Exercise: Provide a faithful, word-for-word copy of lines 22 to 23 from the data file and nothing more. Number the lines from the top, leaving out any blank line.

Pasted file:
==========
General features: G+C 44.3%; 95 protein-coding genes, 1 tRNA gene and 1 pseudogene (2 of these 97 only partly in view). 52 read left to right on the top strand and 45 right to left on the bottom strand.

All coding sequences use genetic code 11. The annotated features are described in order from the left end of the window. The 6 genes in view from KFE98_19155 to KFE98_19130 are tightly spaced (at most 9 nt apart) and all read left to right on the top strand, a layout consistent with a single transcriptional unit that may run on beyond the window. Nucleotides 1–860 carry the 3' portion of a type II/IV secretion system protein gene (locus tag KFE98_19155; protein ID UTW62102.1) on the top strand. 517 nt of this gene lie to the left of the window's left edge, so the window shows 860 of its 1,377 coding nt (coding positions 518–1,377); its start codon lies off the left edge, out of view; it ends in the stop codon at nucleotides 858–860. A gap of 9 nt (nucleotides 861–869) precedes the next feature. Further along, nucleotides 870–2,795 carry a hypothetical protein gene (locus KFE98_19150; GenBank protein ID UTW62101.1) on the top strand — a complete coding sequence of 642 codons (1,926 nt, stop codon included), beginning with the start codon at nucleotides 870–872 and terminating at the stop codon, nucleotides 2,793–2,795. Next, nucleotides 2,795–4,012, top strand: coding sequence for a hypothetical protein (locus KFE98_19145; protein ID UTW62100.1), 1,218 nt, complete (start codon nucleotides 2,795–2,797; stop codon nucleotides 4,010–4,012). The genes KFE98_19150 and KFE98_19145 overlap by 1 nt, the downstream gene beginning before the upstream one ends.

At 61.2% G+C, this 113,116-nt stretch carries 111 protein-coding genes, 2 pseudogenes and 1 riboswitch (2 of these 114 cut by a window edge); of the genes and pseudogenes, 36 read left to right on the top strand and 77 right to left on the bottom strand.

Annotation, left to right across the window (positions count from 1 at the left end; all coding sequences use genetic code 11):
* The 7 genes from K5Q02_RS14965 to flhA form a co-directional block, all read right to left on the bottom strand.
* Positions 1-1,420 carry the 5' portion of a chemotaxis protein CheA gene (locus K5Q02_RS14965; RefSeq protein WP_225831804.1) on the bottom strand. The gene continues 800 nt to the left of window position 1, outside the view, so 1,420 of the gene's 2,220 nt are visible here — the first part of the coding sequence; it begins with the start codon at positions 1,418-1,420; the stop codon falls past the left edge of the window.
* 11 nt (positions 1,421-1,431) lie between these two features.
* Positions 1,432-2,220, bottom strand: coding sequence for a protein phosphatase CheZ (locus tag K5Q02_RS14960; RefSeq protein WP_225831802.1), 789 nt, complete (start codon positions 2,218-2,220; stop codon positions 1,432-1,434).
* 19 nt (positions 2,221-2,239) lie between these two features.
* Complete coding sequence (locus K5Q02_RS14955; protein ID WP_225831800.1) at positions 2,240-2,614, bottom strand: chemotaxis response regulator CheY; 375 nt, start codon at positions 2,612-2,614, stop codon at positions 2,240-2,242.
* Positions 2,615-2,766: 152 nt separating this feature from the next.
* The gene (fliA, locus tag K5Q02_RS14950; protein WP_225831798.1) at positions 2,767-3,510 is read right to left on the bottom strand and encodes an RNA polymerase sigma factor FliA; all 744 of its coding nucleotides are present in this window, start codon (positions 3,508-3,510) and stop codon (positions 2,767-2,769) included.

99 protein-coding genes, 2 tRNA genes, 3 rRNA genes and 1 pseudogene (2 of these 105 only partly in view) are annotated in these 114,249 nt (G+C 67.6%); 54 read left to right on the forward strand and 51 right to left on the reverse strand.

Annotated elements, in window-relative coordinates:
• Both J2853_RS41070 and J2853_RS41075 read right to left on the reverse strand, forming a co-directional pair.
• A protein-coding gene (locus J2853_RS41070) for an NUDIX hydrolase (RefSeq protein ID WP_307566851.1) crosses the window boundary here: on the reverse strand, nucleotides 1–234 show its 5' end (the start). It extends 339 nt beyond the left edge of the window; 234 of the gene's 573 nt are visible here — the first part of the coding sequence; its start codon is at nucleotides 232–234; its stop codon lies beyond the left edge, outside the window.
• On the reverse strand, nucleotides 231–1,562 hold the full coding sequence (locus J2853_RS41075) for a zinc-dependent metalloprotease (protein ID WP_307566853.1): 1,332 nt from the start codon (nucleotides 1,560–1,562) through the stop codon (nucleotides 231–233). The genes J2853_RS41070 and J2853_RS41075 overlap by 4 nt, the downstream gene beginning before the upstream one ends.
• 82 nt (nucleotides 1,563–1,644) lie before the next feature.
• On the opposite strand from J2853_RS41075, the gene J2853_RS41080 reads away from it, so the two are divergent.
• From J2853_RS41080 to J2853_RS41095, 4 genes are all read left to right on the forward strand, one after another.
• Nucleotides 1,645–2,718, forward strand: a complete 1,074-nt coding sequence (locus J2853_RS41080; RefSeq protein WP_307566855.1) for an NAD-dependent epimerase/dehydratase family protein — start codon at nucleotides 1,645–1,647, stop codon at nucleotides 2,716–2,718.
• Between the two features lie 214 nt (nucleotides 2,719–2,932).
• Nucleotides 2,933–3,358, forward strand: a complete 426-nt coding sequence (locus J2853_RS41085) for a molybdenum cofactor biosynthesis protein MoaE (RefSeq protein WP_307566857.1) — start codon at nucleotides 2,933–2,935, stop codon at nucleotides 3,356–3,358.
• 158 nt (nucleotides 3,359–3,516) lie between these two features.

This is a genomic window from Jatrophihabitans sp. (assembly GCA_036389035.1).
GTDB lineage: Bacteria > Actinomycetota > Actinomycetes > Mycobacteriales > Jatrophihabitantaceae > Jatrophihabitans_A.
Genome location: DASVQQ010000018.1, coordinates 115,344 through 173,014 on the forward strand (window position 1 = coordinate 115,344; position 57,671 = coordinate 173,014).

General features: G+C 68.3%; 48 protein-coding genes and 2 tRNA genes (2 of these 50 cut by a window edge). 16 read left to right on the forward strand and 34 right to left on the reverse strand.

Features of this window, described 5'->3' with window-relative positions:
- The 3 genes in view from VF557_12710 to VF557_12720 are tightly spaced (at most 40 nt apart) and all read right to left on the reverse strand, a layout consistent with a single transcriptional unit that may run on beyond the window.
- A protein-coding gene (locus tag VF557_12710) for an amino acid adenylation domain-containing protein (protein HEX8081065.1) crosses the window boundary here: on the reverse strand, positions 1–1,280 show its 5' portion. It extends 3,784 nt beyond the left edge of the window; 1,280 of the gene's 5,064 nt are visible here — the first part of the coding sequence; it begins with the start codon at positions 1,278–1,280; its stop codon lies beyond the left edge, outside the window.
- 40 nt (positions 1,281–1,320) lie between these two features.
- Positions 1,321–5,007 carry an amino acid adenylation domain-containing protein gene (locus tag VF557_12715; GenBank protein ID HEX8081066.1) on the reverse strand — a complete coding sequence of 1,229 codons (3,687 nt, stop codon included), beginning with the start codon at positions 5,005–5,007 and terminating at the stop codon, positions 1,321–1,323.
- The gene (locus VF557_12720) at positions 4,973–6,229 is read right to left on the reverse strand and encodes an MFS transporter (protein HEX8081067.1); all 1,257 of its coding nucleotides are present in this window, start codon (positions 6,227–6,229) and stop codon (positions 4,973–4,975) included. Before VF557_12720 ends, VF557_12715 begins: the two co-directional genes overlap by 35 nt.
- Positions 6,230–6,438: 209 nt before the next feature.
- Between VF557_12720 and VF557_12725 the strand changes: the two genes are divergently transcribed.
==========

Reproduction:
• Between the two features lie 214 nt (nucleotides 2,719–2,932).
• Nucleotides 2,933–3,358, forward strand: a complete 426-nt coding sequence (locus J2853_RS41085) for a molybdenum cofactor biosynthesis protein MoaE (RefSeq protein WP_307566857.1) — start codon at nucleotides 2,933–2,935, stop codon at nucleotides 3,356–3,358.